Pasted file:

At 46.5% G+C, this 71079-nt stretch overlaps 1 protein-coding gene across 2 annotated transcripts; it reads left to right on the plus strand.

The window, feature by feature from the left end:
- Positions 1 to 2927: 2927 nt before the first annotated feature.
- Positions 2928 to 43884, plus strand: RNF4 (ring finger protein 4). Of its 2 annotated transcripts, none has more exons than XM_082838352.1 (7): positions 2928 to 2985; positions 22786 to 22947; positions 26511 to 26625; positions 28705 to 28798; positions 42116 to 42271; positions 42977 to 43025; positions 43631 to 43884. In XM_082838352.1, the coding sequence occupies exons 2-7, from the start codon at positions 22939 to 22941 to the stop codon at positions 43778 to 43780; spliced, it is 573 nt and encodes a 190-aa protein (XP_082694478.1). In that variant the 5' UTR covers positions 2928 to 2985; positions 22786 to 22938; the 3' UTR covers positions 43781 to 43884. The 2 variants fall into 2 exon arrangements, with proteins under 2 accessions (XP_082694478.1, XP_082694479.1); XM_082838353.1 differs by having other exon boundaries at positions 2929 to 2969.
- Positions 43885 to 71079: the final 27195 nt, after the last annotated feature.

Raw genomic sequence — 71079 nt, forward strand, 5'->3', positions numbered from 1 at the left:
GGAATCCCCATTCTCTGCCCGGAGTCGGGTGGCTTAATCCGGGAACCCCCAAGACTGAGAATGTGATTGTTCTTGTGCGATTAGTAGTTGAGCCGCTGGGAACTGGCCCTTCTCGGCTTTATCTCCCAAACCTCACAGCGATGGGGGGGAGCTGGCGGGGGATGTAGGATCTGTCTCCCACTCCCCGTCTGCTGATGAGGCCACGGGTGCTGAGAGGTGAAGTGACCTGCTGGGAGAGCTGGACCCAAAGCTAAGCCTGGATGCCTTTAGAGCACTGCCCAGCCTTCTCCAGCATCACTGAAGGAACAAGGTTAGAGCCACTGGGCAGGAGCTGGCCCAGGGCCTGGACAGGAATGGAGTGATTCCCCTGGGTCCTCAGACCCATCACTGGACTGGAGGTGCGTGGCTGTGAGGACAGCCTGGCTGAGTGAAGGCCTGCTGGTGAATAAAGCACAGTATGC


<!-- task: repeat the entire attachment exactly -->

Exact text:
At 46.5% G+C, this 71079-nt stretch overlaps 1 protein-coding gene across 2 annotated transcripts; it reads left to right on the plus strand.

The window, feature by feature from the left end:
- Positions 1 to 2927: 2927 nt before the first annotated feature.
- Positions 2928 to 43884, plus strand: RNF4 (ring finger protein 4). Of its 2 annotated transcripts, none has more exons than XM_082838352.1 (7): positions 2928 to 2985; positions 22786 to 22947; positions 26511 to 26625; positions 28705 to 28798; positions 42116 to 42271; positions 42977 to 43025; positions 43631 to 43884. In XM_082838352.1, the coding sequence occupies exons 2-7, from the start codon at positions 22939 to 22941 to the stop codon at positions 43778 to 43780; spliced, it is 573 nt and encodes a 190-aa protein (XP_082694478.1). In that variant the 5' UTR covers positions 2928 to 2985; positions 22786 to 22938; the 3' UTR covers positions 43781 to 43884. The 2 variants fall into 2 exon arrangements, with proteins under 2 accessions (XP_082694478.1, XP_082694479.1); XM_082838353.1 differs by having other exon boundaries at positions 2929 to 2969.
- Positions 43885 to 71079: the final 27195 nt, after the last annotated feature.

Raw genomic sequence — 71079 nt, forward strand, 5'->3', positions numbered from 1 at the left:
GGAATCCCCATTCTCTGCCCGGAGTCGGGTGGCTTAATCCGGGAACCCCCAAGACTGAGAATGTGATTGTTCTTGTGCGATTAGTAGTTGAGCCGCTGGGAACTGGCCCTTCTCGGCTTTATCTCCCAAACCTCACAGCGATGGGGGGGAGCTGGCGGGGGATGTAGGATCTGTCTCCCACTCCCCGTCTGCTGATGAGGCCACGGGTGCTGAGAGGTGAAGTGACCTGCTGGGAGAGCTGGACCCAAAGCTAAGCCTGGATGCCTTTAGAGCACTGCCCAGCCTTCTCCAGCATCACTGAAGGAACAAGGTTAGAGCCACTGGGCAGGAGCTGGCCCAGGGCCTGGACAGGAATGGAGTGATTCCCCTGGGTCCTCAGACCCATCACTGGACTGGAGGTGCGTGGCTGTGAGGACAGCCTGGCTGAGTGAAGGCCTGCTGGTGAATAAAGCACAGTATGC